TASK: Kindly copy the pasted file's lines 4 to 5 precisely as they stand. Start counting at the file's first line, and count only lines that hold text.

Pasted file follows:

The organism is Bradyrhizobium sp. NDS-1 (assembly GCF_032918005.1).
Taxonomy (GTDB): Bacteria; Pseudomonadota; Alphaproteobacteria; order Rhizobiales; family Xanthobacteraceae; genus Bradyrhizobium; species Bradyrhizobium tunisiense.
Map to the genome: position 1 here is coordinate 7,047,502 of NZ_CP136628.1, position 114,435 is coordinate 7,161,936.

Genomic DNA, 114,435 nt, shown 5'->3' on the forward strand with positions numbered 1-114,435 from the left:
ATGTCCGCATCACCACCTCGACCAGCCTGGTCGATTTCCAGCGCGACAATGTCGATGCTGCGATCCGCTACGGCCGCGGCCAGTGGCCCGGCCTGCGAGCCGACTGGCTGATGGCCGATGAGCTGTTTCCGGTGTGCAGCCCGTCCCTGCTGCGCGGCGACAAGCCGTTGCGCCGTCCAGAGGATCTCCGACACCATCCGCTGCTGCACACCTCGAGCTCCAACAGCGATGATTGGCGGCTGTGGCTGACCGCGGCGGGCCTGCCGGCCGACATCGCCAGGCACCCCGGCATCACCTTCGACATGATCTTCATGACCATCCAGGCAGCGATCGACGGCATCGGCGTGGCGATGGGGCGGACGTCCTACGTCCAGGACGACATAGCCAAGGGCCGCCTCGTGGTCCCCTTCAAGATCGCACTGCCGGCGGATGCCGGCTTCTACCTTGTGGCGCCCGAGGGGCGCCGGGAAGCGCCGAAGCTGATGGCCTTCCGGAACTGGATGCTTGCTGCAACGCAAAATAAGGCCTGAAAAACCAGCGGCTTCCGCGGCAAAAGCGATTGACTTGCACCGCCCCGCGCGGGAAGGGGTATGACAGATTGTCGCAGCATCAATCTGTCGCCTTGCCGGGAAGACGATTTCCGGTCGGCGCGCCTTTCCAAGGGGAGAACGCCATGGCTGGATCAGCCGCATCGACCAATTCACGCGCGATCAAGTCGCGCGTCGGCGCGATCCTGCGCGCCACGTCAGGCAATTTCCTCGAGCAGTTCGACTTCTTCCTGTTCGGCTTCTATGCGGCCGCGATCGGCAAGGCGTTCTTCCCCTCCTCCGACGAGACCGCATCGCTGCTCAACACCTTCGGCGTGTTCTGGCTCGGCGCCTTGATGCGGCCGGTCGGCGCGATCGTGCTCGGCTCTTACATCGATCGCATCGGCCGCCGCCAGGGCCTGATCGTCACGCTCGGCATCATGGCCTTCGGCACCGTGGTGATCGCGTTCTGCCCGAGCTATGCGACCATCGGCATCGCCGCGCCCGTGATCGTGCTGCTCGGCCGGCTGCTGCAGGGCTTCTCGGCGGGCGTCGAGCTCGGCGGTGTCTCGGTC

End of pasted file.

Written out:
Genomic DNA, 114,435 nt, shown 5'->3' on the forward strand with positions numbered 1-114,435 from the left:
ATGTCCGCATCACCACCTCGACCAGCCTGGTCGATTTCCAGCGCGACAATGTCGATGCTGCGATCCGCTACGGCCGCGGCCAGTGGCCCGGCCTGCGAGCCGACTGGCTGATGGCCGATGAGCTGTTTCCGGTGTGCAGCCCGTCCCTGCTGCGCGGCGACAAGCCGTTGCGCCGTCCAGAGGATCTCCGACACCATCCGCTGCTGCACACCTCGAGCTCCAACAGCGATGATTGGCGGCTGTGGCTGACCGCGGCGGGCCTGCCGGCCGACATCGCCAGGCACCCCGGCATCACCTTCGACATGATCTTCATGACCATCCAGGCAGCGATCGACGGCATCGGCGTGGCGATGGGGCGGACGTCCTACGTCCAGGACGACATAGCCAAGGGCCGCCTCGTGGTCCCCTTCAAGATCGCACTGCCGGCGGATGCCGGCTTCTACCTTGTGGCGCCCGAGGGGCGCCGGGAAGCGCCGAAGCTGATGGCCTTCCGGAACTGGATGCTTGCTGCAACGCAAAATAAGGCCTGAAAAACCAGCGGCTTCCGCGGCAAAAGCGATTGACTTGCACCGCCCCGCGCGGGAAGGGGTATGACAGATTGTCGCAGCATCAATCTGTCGCCTTGCCGGGAAGACGATTTCCGGTCGGCGCGCCTTTCCAAGGGGAGAACGCCATGGCTGGATCAGCCGCATCGACCAATTCACGCGCGATCAAGTCGCGCGTCGGCGCGATCCTGCGCGCCACGTCAGGCAATTTCCTCGAGCAGTTCGACTTCTTCCTGTTCGGCTTCTATGCGGCCGCGATCGGCAAGGCGTTCTTCCCCTCCTCCGACGAGACCGCATCGCTGCTCAACACCTTCGGCGTGTTCTGGCTCGGCGCCTTGATGCGGCCGGTCGGCGCGATCGTGCTCGGCTCTTACATCGATCGCATCGGCCGCCGCCAGGGCCTGATCGTCACGCTCGGCATCATGGCCTTCGGCACCGTGGTGATCGCGTTCTGCCCGAGCTATGCGACCATCGGCATCGCCGCGCCCGTGATCGTGCTGCTCGGCCGGCTGCTGCAGGGCTTCTCGGCGGGCGTCGAGCTCGGCGGTGTCTCGGTC